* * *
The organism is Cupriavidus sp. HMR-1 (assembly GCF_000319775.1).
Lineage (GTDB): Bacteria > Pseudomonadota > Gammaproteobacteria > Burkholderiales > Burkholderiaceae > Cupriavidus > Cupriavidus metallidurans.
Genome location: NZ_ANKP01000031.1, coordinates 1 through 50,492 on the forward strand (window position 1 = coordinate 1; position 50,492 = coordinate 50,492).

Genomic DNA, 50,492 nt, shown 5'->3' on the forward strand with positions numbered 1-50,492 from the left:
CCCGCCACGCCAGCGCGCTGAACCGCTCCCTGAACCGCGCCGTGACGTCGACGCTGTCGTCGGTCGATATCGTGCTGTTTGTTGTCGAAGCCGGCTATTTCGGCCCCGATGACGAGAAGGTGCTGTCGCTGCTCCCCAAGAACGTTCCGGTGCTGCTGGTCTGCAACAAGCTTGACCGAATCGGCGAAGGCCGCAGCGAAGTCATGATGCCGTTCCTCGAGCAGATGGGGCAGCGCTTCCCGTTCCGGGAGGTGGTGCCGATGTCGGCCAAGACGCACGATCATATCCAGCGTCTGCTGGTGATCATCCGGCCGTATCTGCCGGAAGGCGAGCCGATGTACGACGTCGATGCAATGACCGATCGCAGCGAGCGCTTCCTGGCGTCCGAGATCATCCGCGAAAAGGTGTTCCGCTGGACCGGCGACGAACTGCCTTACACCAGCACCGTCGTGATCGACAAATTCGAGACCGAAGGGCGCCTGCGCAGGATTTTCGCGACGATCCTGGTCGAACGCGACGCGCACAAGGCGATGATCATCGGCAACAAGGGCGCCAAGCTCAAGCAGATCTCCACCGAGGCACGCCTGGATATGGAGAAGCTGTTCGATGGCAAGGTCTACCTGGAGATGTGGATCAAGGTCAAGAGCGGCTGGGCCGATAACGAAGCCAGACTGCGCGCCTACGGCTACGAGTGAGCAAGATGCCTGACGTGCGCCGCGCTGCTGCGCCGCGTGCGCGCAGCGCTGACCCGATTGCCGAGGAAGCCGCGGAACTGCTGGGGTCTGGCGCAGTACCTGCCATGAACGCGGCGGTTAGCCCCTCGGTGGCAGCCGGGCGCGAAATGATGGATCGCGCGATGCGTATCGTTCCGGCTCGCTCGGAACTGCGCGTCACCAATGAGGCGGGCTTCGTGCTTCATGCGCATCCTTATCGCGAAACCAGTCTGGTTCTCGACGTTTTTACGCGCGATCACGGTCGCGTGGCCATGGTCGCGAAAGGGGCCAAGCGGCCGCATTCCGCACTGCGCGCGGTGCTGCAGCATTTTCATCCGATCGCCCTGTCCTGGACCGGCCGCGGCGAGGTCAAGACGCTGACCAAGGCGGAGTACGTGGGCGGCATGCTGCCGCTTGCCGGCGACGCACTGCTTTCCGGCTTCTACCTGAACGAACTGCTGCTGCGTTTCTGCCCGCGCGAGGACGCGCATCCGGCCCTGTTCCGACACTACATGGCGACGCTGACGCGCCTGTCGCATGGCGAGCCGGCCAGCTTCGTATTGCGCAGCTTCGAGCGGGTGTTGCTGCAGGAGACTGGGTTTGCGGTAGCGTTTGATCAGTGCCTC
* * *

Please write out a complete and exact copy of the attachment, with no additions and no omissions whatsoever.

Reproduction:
The organism is Cupriavidus sp. HMR-1 (assembly GCF_000319775.1).
Lineage (GTDB): Bacteria > Pseudomonadota > Gammaproteobacteria > Burkholderiales > Burkholderiaceae > Cupriavidus > Cupriavidus metallidurans.
Genome location: NZ_ANKP01000031.1, coordinates 1 through 50,492 on the forward strand (window position 1 = coordinate 1; position 50,492 = coordinate 50,492).

Genomic DNA, 50,492 nt, shown 5'->3' on the forward strand with positions numbered 1-50,492 from the left:
CCCGCCACGCCAGCGCGCTGAACCGCTCCCTGAACCGCGCCGTGACGTCGACGCTGTCGTCGGTCGATATCGTGCTGTTTGTTGTCGAAGCCGGCTATTTCGGCCCCGATGACGAGAAGGTGCTGTCGCTGCTCCCCAAGAACGTTCCGGTGCTGCTGGTCTGCAACAAGCTTGACCGAATCGGCGAAGGCCGCAGCGAAGTCATGATGCCGTTCCTCGAGCAGATGGGGCAGCGCTTCCCGTTCCGGGAGGTGGTGCCGATGTCGGCCAAGACGCACGATCATATCCAGCGTCTGCTGGTGATCATCCGGCCGTATCTGCCGGAAGGCGAGCCGATGTACGACGTCGATGCAATGACCGATCGCAGCGAGCGCTTCCTGGCGTCCGAGATCATCCGCGAAAAGGTGTTCCGCTGGACCGGCGACGAACTGCCTTACACCAGCACCGTCGTGATCGACAAATTCGAGACCGAAGGGCGCCTGCGCAGGATTTTCGCGACGATCCTGGTCGAACGCGACGCGCACAAGGCGATGATCATCGGCAACAAGGGCGCCAAGCTCAAGCAGATCTCCACCGAGGCACGCCTGGATATGGAGAAGCTGTTCGATGGCAAGGTCTACCTGGAGATGTGGATCAAGGTCAAGAGCGGCTGGGCCGATAACGAAGCCAGACTGCGCGCCTACGGCTACGAGTGAGCAAGATGCCTGACGTGCGCCGCGCTGCTGCGCCGCGTGCGCGCAGCGCTGACCCGATTGCCGAGGAAGCCGCGGAACTGCTGGGGTCTGGCGCAGTACCTGCCATGAACGCGGCGGTTAGCCCCTCGGTGGCAGCCGGGCGCGAAATGATGGATCGCGCGATGCGTATCGTTCCGGCTCGCTCGGAACTGCGCGTCACCAATGAGGCGGGCTTCGTGCTTCATGCGCATCCTTATCGCGAAACCAGTCTGGTTCTCGACGTTTTTACGCGCGATCACGGTCGCGTGGCCATGGTCGCGAAAGGGGCCAAGCGGCCGCATTCCGCACTGCGCGCGGTGCTGCAGCATTTTCATCCGATCGCCCTGTCCTGGACCGGCCGCGGCGAGGTCAAGACGCTGACCAAGGCGGAGTACGTGGGCGGCATGCTGCCGCTTGCCGGCGACGCACTGCTTTCCGGCTTCTACCTGAACGAACTGCTGCTGCGTTTCTGCCCGCGCGAGGACGCGCATCCGGCCCTGTTCCGACACTACATGGCGACGCTGACGCGCCTGTCGCATGGCGAGCCGGCCAGCTTCGTATTGCGCAGCTTCGAGCGGGTGTTGCTGCAGGAGACTGGGTTTGCGGTAGCGTTTGATCAGTGCCTC